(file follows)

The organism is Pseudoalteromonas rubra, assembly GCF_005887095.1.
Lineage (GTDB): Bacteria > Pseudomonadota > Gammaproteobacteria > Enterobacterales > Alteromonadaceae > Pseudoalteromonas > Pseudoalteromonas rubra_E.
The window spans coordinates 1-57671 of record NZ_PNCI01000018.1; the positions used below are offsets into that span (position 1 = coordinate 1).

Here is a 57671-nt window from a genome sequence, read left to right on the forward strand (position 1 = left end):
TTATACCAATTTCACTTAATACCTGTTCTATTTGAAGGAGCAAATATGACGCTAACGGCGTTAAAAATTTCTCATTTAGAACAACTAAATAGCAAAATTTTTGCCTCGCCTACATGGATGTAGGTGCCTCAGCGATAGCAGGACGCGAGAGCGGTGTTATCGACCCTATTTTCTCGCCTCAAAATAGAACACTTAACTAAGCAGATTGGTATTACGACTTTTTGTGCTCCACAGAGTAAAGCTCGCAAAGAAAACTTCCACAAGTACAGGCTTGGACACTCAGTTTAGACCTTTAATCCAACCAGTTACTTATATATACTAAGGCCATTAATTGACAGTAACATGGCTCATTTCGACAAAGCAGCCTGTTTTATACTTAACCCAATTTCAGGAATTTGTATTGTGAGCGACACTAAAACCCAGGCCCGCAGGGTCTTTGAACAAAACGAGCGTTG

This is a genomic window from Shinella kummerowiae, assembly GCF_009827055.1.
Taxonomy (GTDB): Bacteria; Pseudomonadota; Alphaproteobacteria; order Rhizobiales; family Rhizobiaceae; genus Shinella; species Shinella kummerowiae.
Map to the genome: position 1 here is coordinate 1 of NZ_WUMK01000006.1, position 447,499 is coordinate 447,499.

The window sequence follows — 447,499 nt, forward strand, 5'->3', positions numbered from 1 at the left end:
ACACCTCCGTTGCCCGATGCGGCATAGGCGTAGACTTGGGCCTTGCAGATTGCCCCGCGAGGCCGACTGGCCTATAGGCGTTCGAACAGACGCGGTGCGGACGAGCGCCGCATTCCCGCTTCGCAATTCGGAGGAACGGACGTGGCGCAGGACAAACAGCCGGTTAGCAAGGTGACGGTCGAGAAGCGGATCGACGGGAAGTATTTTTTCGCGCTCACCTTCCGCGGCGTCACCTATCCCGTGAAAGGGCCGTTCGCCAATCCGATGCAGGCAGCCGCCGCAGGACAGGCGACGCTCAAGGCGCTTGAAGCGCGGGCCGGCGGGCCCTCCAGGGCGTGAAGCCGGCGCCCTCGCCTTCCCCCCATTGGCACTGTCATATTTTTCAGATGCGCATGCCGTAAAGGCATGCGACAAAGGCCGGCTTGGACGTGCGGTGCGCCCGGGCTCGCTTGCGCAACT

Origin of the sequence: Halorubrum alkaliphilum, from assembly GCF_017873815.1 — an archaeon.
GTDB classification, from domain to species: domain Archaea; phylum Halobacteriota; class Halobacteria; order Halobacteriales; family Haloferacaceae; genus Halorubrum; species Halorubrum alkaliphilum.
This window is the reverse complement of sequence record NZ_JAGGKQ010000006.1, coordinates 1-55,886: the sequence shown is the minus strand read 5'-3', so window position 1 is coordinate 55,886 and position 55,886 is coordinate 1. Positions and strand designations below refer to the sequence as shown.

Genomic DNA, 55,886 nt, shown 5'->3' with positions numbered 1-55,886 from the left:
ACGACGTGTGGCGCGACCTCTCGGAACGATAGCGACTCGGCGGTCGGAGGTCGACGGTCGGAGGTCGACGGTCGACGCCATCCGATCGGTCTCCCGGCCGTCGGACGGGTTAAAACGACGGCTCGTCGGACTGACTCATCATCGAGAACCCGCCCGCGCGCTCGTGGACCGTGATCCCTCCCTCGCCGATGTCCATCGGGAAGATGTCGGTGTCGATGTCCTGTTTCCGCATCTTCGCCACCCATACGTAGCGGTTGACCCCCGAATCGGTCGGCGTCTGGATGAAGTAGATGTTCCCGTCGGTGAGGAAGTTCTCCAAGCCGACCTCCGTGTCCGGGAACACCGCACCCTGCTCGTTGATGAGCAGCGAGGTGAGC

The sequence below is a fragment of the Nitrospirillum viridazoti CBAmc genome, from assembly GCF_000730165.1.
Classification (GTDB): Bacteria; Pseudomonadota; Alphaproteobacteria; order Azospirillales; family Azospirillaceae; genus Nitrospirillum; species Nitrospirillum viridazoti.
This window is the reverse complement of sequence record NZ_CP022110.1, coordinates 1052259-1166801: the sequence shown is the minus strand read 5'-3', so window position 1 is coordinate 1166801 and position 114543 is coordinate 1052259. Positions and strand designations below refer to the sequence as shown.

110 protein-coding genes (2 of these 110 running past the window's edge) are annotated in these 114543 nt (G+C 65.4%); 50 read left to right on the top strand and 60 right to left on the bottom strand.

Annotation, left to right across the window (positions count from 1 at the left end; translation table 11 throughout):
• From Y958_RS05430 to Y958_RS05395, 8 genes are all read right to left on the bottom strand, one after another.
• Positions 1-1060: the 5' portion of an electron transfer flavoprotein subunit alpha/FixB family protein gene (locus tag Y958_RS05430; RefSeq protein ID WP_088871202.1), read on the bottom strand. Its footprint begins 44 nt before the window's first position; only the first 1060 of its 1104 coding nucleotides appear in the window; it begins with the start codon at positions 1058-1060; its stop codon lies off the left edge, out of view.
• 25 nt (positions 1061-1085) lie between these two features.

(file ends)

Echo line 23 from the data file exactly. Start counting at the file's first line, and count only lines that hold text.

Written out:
• 25 nt (positions 1061-1085) lie between these two features.